There’s a whole world of possibility out there in the tree nut cheese world, from simple macadamia cheeses, to hard, sliceable cashew cheese, to cheese that you can grate by adding pectin. I always have one of these cheeses on hand, since they can last months in the fridge. When I was looking for ways to clear up my skin years ago, one of the first things I cut out of my diet was dairy As long as I have them around, I know I can make a really simple meal, like a salad, and make it into something really special with a cheese. Here’s a video I shot on how to get started with a macadamia cheese.

I’ve also got a PDF download for you, which you can get by clicking here.

3. Antibiotics and other medications can wreck your internal flora

Back when I had acne, I went through several courses of antibiotics. Not only did they not really work, but I was never made aware that if you do go the antibiotics route, you need to build your internal bacteria back up to full strength.

So ‘antibiotic’ seems to mean ‘anti-life’

I looked up the etymology of ‘biotic’ and this is what I found. . .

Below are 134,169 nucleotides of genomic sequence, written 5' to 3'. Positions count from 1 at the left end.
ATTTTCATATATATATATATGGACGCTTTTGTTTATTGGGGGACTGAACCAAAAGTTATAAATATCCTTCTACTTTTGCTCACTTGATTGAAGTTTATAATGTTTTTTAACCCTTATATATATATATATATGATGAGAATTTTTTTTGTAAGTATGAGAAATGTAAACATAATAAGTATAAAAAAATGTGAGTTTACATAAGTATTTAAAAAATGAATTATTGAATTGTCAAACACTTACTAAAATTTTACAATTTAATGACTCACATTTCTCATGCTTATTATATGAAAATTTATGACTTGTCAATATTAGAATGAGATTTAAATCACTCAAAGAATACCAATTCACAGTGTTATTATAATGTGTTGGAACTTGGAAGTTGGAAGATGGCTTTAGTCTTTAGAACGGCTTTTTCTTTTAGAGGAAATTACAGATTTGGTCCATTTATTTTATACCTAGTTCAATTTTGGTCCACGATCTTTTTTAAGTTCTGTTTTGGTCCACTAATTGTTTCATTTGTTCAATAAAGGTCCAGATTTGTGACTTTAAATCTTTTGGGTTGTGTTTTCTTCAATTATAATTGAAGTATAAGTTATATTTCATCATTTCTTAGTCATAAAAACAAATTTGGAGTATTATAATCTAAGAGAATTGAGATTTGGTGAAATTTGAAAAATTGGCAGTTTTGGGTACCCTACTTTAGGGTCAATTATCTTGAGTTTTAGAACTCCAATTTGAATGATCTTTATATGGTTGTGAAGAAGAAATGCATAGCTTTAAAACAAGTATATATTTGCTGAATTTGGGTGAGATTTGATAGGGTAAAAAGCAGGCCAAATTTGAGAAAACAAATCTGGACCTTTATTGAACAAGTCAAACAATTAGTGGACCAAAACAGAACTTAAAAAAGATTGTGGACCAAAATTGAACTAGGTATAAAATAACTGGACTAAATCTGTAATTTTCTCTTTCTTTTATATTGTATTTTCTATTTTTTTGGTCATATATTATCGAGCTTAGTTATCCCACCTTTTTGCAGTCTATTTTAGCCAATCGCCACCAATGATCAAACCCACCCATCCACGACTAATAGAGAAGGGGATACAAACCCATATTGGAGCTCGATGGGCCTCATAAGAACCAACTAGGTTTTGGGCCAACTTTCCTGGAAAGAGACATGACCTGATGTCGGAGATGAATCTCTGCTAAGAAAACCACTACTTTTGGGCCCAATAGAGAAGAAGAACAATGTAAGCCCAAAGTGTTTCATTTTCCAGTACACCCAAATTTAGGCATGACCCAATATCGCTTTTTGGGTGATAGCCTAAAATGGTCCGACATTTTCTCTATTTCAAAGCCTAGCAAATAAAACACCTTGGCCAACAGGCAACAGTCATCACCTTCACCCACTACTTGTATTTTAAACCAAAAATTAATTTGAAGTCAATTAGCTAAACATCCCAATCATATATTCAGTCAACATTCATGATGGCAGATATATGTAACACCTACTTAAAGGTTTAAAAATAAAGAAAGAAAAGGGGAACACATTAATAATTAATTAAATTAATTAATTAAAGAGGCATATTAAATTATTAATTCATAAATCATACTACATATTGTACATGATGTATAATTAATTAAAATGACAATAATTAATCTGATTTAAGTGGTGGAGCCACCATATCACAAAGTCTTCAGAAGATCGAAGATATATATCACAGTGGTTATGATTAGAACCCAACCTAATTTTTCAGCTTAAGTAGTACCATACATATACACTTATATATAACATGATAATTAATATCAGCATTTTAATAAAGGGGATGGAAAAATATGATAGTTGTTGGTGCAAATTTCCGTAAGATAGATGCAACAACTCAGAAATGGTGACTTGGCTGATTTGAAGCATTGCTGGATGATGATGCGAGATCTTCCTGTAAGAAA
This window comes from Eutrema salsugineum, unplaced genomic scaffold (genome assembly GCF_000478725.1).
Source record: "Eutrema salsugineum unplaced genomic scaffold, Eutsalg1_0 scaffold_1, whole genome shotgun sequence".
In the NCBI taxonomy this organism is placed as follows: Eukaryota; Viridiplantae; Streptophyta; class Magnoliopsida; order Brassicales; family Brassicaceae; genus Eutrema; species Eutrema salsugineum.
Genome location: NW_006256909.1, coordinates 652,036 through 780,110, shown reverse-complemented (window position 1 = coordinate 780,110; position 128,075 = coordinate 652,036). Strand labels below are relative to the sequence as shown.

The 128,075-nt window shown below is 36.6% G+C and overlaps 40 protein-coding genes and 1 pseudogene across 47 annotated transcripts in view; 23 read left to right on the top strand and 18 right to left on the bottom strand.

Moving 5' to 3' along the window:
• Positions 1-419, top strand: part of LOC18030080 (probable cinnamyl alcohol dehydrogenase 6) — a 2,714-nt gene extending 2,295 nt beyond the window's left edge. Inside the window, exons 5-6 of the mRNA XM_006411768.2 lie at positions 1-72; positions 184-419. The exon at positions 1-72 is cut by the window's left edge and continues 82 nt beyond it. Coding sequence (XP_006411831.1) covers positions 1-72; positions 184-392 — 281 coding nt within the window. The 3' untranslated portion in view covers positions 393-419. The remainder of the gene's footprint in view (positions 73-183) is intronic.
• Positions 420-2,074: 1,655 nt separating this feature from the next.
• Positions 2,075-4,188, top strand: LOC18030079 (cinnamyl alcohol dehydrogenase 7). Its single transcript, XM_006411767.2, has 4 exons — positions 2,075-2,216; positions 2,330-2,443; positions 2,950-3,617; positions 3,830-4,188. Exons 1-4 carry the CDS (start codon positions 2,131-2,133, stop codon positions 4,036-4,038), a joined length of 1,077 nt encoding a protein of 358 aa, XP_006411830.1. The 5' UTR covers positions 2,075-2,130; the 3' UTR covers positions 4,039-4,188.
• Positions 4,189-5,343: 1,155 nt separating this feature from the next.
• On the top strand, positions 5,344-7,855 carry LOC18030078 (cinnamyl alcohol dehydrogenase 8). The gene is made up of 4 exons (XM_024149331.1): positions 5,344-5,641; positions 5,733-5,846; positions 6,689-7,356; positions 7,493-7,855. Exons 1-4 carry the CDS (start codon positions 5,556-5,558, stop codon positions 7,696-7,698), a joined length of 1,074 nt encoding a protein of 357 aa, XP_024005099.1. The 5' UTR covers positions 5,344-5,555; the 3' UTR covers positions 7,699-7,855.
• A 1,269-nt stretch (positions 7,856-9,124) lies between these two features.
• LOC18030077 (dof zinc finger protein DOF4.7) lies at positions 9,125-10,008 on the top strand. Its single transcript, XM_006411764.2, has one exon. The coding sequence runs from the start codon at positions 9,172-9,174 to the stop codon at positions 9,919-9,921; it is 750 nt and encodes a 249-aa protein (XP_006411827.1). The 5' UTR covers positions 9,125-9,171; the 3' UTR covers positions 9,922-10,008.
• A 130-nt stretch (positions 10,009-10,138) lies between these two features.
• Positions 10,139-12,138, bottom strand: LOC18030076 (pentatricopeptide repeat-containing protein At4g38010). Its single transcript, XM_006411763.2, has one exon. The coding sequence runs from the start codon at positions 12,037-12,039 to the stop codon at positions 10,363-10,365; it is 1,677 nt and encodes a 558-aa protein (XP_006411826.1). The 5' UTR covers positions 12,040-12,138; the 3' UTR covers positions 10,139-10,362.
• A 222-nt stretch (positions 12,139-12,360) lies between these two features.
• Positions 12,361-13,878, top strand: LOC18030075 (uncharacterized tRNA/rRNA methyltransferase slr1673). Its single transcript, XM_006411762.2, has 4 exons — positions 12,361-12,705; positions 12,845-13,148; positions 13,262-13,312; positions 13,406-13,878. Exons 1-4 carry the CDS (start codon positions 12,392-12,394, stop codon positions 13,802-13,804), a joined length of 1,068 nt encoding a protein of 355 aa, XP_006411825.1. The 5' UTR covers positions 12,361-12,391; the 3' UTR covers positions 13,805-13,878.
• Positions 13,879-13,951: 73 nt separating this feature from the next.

“pertaining to life,” 1847, in the medical sense, from Latin bioticus, from Greek biotikos “pertaining to life,” from bios “life”

So antibiotic seems to mean anti-life.

Now I understand why I like the idea of probiotics so much!

A friend sent me this recently. . .

Photo of newspaper clipping about the dangers of antibiotics on the gut

I’m not in the habit of going to mainstream media for my health advice, but they were reporting on this study.

Heavy use of antibiotics can raise the risk of diabetes. That was news to me.

And in looking that article up, I found this item that reports the use of antibiotics in children can cause obesity and diabetes.

So the first obvious thing to do is avoid antibiotics. As the study showed using more than one course can expose you to these risks.

But if you’ve ever taken antibiotics, even many years ago, it’s possible that you’re internal flora never repaired itself and may still be causing you issues.

Regular consumption of fermented foods can rebuild that internal flora and heal your gut.

4. Fermented Foods will boost your immune system